Scott Robinson with Rachael Wren

October 28, 2014

SR: There’s a sense of space in your paintings, but it feels tactile.


RW: I have always liked the idea that in painting you can make space visible. It’s something that you just move through without thinking about in real life, but in painting, it can be an actual thing. It is a color. It is a feeling. I think of the space in my paintings as a tangible presence, as real of a thing as an object. That came out of my experience living in Seattle, where the air often feels dense and palpable.


SR: So it’s directly connected to nature.


RW: Right. The color relationships and sense of atmosphere in the paintings usually begin with something I’ve seen in the natural world. In the studio, those things get put into a geometric structure. For me, the geometry helps to anchor the ephemeral moments I find in nature.


SR: So how did you come to this? How did this work develop?


RW: The paintings that I’m making now follow a thread that began when I was in graduate school at the University of Washington. Then, I was painting trees outside in the landscape. I was using them as vertical markers of space to help me move back into the space of the painting. I was also thinking about weaving together the spaces between the trees with the trees themselves. Over the years, I stopped painting from observation and the trees dissolved and became more geometric forms within a haze of atmosphere and light. But many of the ideas about structure and space that I was concerned with then are still important to me.


When I was making the tree paintings in Seattle, I was standing on a path that went down into a ravine that had huge trees growing out of it. I was in the middle, so I couldn’t see the tops or the bottoms of the trees, just a cross section of trunks and branches. That’s why in those early paintings it’s hard to locate yourself.


SR: I think it’s still hard in your current work.

Old Growth, 2014

oil on linen, 48"x48"

Photo: courtesy of Rachael Wren

RW: Yes, that’s true. I’m still interested in that sort of tangle of form and space. You’re not quite sure where to enter the painting. I think the tension between perspectival space and geometric space adds to that as well. The ‘trees’ or rectangular forms in my current work seem to recede as they go back into space –inviting you in– but the grid returns you to the surface of the painting.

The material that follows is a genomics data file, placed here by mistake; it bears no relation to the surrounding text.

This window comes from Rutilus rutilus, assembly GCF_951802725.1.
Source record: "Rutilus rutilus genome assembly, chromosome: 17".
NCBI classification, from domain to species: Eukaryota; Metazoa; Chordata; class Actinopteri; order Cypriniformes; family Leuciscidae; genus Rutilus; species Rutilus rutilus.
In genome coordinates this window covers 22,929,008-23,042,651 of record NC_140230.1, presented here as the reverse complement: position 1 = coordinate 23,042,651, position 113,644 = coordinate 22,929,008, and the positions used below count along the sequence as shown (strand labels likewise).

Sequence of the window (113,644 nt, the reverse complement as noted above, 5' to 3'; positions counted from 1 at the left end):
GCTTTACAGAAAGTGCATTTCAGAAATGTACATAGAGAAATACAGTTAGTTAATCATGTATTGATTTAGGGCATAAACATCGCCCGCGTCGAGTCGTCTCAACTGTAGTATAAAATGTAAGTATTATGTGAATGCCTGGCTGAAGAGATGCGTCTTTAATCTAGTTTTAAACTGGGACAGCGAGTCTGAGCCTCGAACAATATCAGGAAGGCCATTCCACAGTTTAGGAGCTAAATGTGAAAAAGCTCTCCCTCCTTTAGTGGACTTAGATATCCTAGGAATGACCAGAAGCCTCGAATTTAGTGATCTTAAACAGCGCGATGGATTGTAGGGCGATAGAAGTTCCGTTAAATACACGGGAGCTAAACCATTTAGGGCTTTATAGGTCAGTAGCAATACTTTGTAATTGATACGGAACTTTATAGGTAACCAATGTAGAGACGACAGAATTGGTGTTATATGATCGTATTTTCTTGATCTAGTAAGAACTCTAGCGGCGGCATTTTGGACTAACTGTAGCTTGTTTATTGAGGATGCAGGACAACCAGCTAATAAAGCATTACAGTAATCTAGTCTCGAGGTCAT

SR: Do you know Jake Berthot’s work? Is he an influence?


RW: Yes, he’s been one of my favorite painters for a long time. I was very fortunate to study with him at the International School of Art in Italy the summer after I graduated from college. I had been familiar with his work before that, and it was amazing to have the chance to work with him and hear him talk about painting.


SR: How is your approach to painting different than his?


RW: In a way, we came at things from opposite directions because the work that I was doing at first was more landscape based and over time some geometry came in, and his work started off more purely about the geometry and then the trees came in, but there’s probably some point of overlap in the middle where we both have the same ratio of tree to geometry.


SR: Would you say nature is your biggest influence?


RW: My experience of nature is usually what makes me want to paint. Specific moments outdoors will spark something that I want to explore in paint. Sometimes that initial inspiration carries all the way through and sometimes it’s only a beginning point and the painting takes off in another direction. But it always feels important to have a connection to some sort of lived experience outside of the studio.

There was a period of time a few years ago when my paintings went more towards purely geometric abstraction, without referring to anything outside of themselves. I was excited about that for a while, but ultimately felt like I lost my connection to the thing that I really care about. Bringing back some of my relationship to nature seemed essential. So about a year and a half ago, I went back to looking at trees again, and drawing from them. I had been working with the grid for a while and wanted to introduce something more irregular and organic again.


SR: It’s strange for me to think of these as organic because they look

Studio of Rachael Wren

Photo: Scott Robinson 2014

so technical.


RW: I can definitely see why you say that, and the truth is I’m still figuring out how much I want to break up the geometry and let the paintings feel more natural or ‘landscape-y’. Right now, I’ve done more of that exploration in drawing than in painting. These are some drawings that I did outside, looking at trees. I wanted to see what kind of structure I could find in nature, something to take me away from the grid. But when I brought them back to the studio, I started ‘geometricizing’ what I had found. So I’m definitely still going back and forth between the two approaches.